Crustaceans like crabs, lobsters, and prawns are a big part of people's diets all over the world, with 11 million tonnes caught or cultured per year.
Despite the diversity of crustacean species, only a limited number of species are harvested for commercial or recreational uses. The blue swimmer and mud crabs are the most popular crab species found in seafood restaurants and fish markets.
However, not all crabs are healthy to consume; a few actually bear poisonous doses. Many of the poisonous crabs belong to the family Xanthidae, which is the most diverse family of crabs in many areas and famous for their black-tipped claws.
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Here are the world's most Poisonous Crabs:
This genus contains 572 species in 133 genera, making it the largest crab family on the planet. They're also known as mud crabs, and their vivid colors set them apart. Some species in this family, which are found all along Australia's coasts, contain toxins that aren't often killed when the crab is fried.
The two toxins present in these crabs, saxitoxin and tetrodotoxin, are potentially fatal to humans. Since crabs do not develop toxins of their own, they have symbiotic relationships with bacteria is most definitely the trigger. Since crabs lack the ability to deliver these poisons, poisoning only happens when people eat them. So, if you're not sure what kind of crab you're going to eat, the safest advice is to stop it.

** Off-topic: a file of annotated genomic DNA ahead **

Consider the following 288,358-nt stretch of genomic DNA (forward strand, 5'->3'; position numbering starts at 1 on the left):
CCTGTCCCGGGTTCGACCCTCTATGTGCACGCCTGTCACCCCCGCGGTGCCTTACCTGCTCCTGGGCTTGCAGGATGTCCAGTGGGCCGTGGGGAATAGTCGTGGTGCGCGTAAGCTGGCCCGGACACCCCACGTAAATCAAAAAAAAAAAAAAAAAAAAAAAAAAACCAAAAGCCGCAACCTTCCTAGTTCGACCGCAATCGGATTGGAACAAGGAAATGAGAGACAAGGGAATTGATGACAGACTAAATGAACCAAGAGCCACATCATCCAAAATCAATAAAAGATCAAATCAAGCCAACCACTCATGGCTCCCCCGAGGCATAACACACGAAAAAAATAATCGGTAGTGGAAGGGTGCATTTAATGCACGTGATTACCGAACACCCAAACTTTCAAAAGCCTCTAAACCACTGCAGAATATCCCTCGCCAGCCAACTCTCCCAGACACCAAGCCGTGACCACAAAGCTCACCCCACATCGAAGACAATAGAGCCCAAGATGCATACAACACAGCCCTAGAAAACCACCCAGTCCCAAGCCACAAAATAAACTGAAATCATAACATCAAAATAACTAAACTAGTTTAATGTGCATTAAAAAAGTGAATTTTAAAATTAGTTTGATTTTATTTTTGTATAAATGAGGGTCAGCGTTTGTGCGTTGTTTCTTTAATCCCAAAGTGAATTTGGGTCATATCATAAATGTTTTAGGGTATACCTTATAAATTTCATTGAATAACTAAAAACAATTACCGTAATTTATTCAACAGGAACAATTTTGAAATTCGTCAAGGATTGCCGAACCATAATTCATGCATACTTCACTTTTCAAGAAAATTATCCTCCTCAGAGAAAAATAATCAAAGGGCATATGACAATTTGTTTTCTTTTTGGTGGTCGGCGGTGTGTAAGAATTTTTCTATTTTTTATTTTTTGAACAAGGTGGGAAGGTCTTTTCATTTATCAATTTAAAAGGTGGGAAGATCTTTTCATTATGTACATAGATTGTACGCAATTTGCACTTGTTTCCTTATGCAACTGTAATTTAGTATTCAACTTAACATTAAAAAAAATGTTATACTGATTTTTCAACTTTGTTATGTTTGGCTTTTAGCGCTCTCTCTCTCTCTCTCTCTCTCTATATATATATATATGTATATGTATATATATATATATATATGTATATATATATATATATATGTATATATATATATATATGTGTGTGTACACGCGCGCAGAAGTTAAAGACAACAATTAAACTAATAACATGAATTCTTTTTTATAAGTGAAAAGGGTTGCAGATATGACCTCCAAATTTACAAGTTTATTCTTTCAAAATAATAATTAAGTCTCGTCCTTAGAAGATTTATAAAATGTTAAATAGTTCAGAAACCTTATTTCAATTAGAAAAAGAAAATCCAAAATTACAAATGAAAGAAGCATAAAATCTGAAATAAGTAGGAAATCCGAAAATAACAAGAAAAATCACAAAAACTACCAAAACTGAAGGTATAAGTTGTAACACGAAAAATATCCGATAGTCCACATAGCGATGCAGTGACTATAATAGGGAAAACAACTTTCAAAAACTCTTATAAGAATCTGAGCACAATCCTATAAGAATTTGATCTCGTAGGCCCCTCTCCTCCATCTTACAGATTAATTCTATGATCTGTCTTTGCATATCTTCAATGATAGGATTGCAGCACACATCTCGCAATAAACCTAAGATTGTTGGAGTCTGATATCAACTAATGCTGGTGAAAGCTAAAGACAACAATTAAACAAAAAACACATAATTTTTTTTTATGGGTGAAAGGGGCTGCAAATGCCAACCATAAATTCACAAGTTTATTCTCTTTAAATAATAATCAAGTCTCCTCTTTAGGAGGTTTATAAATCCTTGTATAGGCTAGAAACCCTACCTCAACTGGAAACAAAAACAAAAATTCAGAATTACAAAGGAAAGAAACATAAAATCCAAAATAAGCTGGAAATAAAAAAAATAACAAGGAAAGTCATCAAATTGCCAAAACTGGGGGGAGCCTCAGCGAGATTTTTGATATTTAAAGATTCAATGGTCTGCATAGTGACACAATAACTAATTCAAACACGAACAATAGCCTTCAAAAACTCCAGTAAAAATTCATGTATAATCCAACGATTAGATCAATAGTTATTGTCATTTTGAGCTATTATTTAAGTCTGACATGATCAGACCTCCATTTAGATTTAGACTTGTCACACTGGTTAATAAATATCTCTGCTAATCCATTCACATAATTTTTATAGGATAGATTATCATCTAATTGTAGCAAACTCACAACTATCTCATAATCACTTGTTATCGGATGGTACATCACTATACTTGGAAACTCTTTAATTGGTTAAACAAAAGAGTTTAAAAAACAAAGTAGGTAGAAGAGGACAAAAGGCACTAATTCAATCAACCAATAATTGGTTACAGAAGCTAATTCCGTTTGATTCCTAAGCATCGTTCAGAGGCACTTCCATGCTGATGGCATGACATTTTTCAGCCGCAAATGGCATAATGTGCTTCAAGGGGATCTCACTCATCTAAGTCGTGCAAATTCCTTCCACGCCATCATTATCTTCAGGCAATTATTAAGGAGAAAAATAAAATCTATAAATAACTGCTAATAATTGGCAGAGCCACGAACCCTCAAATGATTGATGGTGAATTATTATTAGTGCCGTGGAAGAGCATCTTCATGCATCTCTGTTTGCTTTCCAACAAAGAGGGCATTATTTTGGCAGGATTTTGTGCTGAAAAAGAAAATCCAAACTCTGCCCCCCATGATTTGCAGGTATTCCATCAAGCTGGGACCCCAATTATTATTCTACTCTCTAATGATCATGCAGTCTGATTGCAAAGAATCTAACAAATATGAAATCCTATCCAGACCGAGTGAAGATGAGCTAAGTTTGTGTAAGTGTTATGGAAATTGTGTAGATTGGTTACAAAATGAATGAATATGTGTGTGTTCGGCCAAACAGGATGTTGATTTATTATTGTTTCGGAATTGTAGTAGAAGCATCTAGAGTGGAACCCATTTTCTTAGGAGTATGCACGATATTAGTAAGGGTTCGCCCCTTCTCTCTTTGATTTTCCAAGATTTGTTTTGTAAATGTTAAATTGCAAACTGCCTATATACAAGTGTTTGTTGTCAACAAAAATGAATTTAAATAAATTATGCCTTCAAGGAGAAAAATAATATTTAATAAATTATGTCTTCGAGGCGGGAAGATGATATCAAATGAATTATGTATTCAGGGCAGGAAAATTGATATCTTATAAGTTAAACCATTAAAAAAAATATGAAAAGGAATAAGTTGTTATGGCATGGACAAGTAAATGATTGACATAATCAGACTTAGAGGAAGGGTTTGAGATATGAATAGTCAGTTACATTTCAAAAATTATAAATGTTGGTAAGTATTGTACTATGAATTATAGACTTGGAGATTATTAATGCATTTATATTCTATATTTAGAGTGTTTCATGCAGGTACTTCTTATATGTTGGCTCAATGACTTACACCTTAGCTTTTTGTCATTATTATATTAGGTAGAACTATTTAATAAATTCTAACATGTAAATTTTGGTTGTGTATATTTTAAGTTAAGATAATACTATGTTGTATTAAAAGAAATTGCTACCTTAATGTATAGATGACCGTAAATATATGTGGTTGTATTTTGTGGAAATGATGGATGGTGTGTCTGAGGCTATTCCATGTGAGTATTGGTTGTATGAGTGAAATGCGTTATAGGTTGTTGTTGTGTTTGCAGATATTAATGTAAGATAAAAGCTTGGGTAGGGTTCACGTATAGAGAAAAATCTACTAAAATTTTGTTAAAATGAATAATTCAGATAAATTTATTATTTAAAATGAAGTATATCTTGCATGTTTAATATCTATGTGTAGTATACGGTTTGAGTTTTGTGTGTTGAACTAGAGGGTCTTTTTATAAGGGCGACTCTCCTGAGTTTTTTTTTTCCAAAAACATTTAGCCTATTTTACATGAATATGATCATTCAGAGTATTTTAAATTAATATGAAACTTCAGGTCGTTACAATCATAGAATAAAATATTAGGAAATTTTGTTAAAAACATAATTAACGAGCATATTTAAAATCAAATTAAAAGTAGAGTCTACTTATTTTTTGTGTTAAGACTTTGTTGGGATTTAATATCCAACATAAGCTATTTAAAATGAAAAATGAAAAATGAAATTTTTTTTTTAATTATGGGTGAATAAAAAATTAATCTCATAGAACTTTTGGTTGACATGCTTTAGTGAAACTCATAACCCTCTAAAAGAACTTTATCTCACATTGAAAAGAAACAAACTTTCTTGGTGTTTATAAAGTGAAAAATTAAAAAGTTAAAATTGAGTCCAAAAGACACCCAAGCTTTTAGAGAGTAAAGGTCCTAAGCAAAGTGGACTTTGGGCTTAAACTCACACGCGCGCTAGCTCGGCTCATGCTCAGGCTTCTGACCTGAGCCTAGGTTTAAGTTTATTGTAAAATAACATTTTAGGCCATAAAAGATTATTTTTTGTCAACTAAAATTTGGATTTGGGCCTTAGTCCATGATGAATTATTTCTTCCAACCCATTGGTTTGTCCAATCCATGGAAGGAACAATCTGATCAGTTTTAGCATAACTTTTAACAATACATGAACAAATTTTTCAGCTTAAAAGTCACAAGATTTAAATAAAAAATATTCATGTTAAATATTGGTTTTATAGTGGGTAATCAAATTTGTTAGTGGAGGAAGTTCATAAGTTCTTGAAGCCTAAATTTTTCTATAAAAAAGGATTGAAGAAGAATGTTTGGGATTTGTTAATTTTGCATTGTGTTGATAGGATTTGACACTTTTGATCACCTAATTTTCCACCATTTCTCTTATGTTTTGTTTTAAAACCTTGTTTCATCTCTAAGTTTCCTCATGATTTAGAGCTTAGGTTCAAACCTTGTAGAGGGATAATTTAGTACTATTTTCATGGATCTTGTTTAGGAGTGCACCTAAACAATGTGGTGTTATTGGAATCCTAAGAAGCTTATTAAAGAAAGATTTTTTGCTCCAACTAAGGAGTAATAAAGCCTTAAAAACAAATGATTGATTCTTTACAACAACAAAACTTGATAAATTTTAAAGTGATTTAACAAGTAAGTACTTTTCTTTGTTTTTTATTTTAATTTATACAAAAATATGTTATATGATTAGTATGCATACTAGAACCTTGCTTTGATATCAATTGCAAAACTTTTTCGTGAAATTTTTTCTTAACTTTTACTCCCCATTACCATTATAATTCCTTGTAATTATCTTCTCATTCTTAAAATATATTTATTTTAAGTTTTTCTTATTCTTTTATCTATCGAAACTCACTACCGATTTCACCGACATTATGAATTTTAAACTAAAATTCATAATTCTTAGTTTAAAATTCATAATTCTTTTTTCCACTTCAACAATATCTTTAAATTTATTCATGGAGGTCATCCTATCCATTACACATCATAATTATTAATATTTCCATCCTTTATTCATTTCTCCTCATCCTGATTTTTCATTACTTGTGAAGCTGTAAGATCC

Mosaic reef crab (Lophozozymus Pictor)
This red crab, which is also a member of the Xanthidae genus, can be found among coral debris or near living reefs.
They have a reddish-brown elongated fan-shaped body with striking mosaic patterns and large white spots, which gives them their common name. They have black tips on their pincers, which set them apart from poisonous crabs. They are thought to get their toxins from the animals they consume, such as sea cucumbers.
According to numerous reports, this crab's toxins are concentrated mostly in the gut and hepatopancreas. They lose their toxins in less than a month while kept in captivity, supporting the hypothesis that they receive certain compounds from other organisms.
Emerald Crabs (Mithraculus Sculptus)
This is a toxic saltwater crab that consumes bubble algae as its main food. They have a lovely emerald hue, but colorful crabs are the deadliest, as we all know.
They are small crabs with a diameter of five centimeters at the most. Poisonous snails, coral algae, red algae trapped in living rock, and crustaceans like the yeti crab make up their diet.
Emerald Crab is one of the most common marine crab species for domestic aquariums, thanks to their voracious appetite for algae, making them suitable for clean-up crews.
Floral Egg Crab (Atargatis Floridus)
This is a common Indo Pacific Ocean species that is also very poisonous. The floral egg crab's meat is so poisonous that eating it may be deadly even after it's been fried. It has an oval, comparatively thin shell with a smooth surface and soft margins that separates it. It has large spoon-shaped pincers that end in the black tips that give it its name. The floral egg crab's shell is twice as large as it is long, and its flesh is incredibly poisonous, leading many scientists to compare it to pufferfish in terms of toxicity.
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